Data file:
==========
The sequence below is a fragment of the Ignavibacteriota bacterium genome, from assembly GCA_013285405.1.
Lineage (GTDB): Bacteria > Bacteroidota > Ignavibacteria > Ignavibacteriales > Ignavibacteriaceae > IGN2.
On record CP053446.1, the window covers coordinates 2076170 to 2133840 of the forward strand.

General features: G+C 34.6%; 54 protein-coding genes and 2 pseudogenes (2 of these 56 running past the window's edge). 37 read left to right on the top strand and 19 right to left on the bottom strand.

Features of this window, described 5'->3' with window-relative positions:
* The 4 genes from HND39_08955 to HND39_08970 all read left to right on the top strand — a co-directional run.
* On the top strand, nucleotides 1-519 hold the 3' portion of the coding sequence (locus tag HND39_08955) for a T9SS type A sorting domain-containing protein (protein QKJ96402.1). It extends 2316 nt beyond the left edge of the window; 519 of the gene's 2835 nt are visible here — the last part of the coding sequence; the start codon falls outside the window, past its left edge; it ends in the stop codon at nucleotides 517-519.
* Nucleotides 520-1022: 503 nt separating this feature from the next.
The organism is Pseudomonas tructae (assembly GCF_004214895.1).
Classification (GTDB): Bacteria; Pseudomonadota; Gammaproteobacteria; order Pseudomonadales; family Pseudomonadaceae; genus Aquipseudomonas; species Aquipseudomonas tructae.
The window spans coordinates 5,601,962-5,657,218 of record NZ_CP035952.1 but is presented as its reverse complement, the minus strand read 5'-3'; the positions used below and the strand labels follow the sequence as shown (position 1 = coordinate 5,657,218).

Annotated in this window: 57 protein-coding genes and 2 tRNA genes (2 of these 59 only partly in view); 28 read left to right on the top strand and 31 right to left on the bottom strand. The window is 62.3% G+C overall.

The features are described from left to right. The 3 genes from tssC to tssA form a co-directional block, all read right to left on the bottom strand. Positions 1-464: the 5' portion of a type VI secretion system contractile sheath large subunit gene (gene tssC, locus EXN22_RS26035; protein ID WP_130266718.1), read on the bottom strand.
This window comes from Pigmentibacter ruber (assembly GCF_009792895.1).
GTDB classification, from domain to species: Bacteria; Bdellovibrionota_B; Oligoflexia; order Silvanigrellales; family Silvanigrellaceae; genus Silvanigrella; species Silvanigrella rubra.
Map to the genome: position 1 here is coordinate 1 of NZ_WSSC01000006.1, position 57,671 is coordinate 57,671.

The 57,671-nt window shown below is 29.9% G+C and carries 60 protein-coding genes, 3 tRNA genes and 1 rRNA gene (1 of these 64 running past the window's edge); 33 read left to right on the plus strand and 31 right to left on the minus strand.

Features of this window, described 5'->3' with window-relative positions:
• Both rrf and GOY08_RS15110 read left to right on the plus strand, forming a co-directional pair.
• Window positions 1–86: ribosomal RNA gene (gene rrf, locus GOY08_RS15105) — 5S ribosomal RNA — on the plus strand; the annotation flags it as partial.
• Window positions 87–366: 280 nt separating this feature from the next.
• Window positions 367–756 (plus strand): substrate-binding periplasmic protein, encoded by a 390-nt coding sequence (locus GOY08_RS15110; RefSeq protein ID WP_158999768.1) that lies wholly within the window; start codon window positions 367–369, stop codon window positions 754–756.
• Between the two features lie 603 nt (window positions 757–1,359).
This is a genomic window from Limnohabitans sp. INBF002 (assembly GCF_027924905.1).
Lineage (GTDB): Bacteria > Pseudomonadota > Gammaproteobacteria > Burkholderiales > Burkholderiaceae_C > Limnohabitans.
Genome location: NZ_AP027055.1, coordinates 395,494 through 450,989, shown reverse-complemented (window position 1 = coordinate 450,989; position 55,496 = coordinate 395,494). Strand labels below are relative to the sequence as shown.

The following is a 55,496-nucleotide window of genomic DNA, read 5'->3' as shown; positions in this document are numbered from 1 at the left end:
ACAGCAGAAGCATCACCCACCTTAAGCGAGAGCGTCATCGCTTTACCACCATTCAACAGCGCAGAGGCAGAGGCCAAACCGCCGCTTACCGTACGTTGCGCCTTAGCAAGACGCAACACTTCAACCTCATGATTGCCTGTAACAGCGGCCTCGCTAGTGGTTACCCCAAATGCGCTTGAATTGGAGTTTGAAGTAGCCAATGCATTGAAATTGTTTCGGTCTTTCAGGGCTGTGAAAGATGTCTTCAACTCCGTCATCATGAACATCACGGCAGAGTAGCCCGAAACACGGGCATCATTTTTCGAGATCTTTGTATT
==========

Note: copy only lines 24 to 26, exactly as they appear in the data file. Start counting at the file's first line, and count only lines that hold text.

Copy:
This is a genomic window from Limnohabitans sp. INBF002 (assembly GCF_027924905.1).
Lineage (GTDB): Bacteria > Pseudomonadota > Gammaproteobacteria > Burkholderiales > Burkholderiaceae_C > Limnohabitans.
Genome location: NZ_AP027055.1, coordinates 395,494 through 450,989, shown reverse-complemented (window position 1 = coordinate 450,989; position 55,496 = coordinate 395,494). Strand labels below are relative to the sequence as shown.